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6 Important Factors to Consider Before Signing a Warehouse Lease

Posted by The Ruthvens on February 29, 2016

If you are in the process of finding a warehouse to rent for storage or distribution purposes, you are in good company. Almost every single product that is manufactured in the U.S., exported and imported in the U.S., or put into the retail market in the U.S. is stored in the warehouse at some point in its life. The warehouse leasing industry is so massive that it is worth about $26 billion. It’s the foundation that supports much of our retail industry.

There are so many people in need of warehousing and distribution space that the commercial warehousing capacity in the United States has increased by more than 86% in the last 16 years, and that need is expected to grow by more than 25 million meters (or the length of 250,000 football fields) over the next five years.

With the demand for commercial warehouse space being so high right now, finding a warehouse to rent can be difficult. However, that shouldn’t stop you from being selective and finding exactly what you need. While determining warehouse space needs, you should take into account the following factors to ensure that the warehouse you end up with is perfect for you:

Outer area accessibility. Since you’re likely finding a warehouse to rent for storage or distribution needs, your business might have to utilize large semi trucks to move goods from time to time, or large machinery. Even if you have full access to use the inside of the warehouse, it’s not guaranteed that you’ll be allowed to bring your big equipment in the parking lot, or park large trucks overnight. Make sure your equipment and parking needs are met before entering into a lease agreement for a warehouse.

Also, make sure the warehouses you consider have access ways large enough to accommodate whatever size trucks and equipment you are going to need in the course of your work

Zoning regulations. There are reasons that you may be interested in finding the warehouse to rent outside of storage and distribution. If you are considering utilizing a rented warehouse for unconventional purposes, such as using it as a venue for concerts, you need to make sure that the zoning regulations in the area permit it before you sign the lease.

Sufficient electricity Depending on the purpose that you have for renting the warehouse, you may need substantial amounts of electricity, which is not always available, despite the industrial nature of a warehouse. If you anticipate this being an issue, it might make sense to bring an electrician in to evaluate the available amperage in the building before you move in and realize that it won’t work for you.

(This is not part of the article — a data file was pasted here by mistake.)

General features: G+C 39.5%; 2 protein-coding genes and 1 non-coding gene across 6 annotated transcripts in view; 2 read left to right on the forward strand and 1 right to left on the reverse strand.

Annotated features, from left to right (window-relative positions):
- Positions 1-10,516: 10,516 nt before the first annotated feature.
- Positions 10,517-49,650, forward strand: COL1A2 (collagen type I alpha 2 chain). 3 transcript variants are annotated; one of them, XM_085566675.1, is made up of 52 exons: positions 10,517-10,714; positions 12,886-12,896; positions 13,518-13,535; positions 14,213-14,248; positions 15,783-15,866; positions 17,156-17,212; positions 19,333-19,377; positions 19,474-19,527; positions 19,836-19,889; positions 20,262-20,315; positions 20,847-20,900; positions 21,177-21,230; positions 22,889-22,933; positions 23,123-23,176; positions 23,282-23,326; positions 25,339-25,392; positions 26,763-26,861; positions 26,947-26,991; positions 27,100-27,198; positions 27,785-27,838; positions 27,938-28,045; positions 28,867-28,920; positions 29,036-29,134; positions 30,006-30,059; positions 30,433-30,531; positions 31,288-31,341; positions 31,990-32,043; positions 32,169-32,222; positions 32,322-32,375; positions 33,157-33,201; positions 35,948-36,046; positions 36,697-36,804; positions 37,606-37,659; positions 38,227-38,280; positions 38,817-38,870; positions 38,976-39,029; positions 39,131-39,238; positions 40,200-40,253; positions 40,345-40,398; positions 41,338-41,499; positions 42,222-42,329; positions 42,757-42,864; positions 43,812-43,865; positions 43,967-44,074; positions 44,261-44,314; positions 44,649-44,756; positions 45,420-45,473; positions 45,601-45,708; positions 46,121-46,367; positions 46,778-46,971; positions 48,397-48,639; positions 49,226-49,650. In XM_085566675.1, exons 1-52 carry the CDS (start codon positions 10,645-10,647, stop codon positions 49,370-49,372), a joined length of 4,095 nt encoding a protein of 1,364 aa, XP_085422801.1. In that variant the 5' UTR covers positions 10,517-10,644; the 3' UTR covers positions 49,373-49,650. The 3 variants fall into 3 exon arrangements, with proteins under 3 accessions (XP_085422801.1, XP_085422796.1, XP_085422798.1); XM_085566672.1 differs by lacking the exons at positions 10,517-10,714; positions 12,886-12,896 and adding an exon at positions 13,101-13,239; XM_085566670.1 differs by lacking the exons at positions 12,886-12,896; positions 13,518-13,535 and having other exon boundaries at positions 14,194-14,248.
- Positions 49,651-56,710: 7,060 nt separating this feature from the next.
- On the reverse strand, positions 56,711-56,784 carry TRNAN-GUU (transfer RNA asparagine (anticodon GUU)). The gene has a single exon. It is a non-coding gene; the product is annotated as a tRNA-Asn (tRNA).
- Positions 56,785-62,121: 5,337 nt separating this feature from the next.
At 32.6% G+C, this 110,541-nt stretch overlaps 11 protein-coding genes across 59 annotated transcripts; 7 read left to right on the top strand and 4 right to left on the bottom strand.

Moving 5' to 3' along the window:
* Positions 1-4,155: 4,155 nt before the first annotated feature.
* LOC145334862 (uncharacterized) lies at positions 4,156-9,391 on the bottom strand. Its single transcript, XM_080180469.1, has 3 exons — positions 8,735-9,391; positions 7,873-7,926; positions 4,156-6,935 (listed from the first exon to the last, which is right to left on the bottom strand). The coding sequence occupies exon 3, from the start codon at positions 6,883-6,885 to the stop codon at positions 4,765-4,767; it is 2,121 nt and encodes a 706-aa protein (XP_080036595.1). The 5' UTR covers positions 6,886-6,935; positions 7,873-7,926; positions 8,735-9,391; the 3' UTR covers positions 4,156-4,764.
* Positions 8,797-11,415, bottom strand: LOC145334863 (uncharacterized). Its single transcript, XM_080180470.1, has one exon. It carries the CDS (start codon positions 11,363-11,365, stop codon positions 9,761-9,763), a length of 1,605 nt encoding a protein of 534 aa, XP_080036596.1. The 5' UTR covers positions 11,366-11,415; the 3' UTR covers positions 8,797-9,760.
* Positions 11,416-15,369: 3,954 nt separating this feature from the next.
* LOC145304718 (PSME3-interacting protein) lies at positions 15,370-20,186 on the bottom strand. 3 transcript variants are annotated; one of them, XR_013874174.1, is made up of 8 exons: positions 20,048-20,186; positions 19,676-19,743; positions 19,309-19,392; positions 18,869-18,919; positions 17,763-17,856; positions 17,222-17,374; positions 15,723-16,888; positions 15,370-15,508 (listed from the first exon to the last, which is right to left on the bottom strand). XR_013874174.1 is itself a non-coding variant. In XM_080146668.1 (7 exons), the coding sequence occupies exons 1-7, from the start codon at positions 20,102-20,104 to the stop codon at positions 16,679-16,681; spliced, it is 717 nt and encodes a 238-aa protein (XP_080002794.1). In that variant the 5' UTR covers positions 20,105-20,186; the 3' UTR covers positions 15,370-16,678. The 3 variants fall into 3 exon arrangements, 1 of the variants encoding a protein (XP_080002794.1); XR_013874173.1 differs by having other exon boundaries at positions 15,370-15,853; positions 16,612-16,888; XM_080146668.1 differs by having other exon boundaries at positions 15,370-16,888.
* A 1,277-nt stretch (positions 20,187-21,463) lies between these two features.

Maintenance and operating expenses. When you sign a residential lease, in most cases, it is assumed that the property owner takes care of maintenance and operating expenses, such as taxes and insurance. This is not the case with commercial warehouse leases; make sure that you understand what is expected of you as the tenant before you enter into a lease, and figure it into your budget while finding a warehouse to rent.

Usable space.Sometimes the calculation of the square footage of a warehouse includes space that is not usable, such as areas that house utility equipment. Some landlords calculate the square footage of a warehouse by measuring the perimeter of the outside of the building rather than the inside space you actually use. This is another good factor to consider before signing a warehouse lease.

Floor load limitations If your warehouse purposes involve heavy goods or equipment, you may want to take into consideration how much weight the concrete slab that makes the foundation of the warehouse can handle without being damaged. Many warehouse owners can provide this information for you, if you know to ask.

There are so many factors to consider while finding a warehouse to rent that it is impossible to cover every specific situation. However, given the most common issues that come up when renting a warehouse, if the space you are considering has necessary truck accessibility, zoning regulations, available power, maintenance coverage, usable square footage, and floor load, it might be a good fit for you.

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